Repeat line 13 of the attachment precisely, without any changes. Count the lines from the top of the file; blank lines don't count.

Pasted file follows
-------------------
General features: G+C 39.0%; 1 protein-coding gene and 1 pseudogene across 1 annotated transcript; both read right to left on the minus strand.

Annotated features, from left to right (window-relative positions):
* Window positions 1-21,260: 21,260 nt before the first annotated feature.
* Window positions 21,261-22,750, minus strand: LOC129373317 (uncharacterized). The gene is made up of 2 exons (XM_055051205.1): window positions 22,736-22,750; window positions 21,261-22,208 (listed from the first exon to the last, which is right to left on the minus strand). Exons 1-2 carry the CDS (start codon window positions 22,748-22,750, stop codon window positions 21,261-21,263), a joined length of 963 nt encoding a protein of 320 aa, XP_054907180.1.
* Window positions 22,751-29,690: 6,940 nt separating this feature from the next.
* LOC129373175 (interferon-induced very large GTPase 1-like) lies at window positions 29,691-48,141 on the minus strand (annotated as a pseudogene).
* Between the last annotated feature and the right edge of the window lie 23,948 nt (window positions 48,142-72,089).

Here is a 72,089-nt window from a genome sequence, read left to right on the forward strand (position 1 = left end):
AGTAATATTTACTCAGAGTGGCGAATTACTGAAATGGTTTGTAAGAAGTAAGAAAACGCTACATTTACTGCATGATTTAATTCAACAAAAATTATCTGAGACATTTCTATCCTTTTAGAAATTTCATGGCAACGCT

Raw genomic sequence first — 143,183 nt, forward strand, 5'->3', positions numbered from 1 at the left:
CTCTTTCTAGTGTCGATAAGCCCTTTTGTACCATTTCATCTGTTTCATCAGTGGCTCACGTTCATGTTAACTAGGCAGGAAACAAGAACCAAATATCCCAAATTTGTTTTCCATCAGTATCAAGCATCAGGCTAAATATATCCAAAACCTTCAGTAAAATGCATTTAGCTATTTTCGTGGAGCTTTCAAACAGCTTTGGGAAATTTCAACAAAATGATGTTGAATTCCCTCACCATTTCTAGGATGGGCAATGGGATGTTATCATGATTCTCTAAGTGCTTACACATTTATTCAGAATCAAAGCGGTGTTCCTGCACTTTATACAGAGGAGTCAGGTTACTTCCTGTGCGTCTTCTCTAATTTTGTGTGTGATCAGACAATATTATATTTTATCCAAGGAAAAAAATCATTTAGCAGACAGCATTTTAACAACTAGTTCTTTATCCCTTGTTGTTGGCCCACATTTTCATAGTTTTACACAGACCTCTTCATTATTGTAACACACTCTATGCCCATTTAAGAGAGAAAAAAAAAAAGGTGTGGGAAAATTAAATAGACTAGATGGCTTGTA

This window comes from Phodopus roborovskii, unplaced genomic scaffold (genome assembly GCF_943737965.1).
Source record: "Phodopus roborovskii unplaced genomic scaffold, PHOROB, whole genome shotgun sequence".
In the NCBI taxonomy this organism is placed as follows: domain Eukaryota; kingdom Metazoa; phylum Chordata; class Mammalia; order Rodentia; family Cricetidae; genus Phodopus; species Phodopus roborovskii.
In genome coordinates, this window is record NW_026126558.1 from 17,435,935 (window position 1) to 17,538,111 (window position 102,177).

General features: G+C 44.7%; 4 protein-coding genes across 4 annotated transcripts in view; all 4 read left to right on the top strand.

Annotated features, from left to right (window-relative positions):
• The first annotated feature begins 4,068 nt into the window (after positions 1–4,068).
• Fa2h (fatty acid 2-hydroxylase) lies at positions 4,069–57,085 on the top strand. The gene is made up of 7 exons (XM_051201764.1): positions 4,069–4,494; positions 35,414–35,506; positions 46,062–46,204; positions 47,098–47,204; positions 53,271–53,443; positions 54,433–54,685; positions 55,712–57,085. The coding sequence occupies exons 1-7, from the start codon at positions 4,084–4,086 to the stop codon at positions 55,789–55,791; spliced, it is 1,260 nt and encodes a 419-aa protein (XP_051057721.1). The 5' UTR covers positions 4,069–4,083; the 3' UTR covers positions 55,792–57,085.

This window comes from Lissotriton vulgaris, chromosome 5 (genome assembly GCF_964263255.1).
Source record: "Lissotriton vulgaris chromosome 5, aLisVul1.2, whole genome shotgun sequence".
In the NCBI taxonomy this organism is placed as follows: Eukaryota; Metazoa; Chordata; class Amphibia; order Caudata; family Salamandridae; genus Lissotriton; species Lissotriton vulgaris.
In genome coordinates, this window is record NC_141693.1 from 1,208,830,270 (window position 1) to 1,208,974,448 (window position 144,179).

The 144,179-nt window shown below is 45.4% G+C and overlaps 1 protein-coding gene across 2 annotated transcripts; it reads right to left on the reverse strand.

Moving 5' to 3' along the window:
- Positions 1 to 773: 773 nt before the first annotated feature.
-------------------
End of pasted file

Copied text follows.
Source record: "Phodopus roborovskii unplaced genomic scaffold, PHOROB, whole genome shotgun sequence".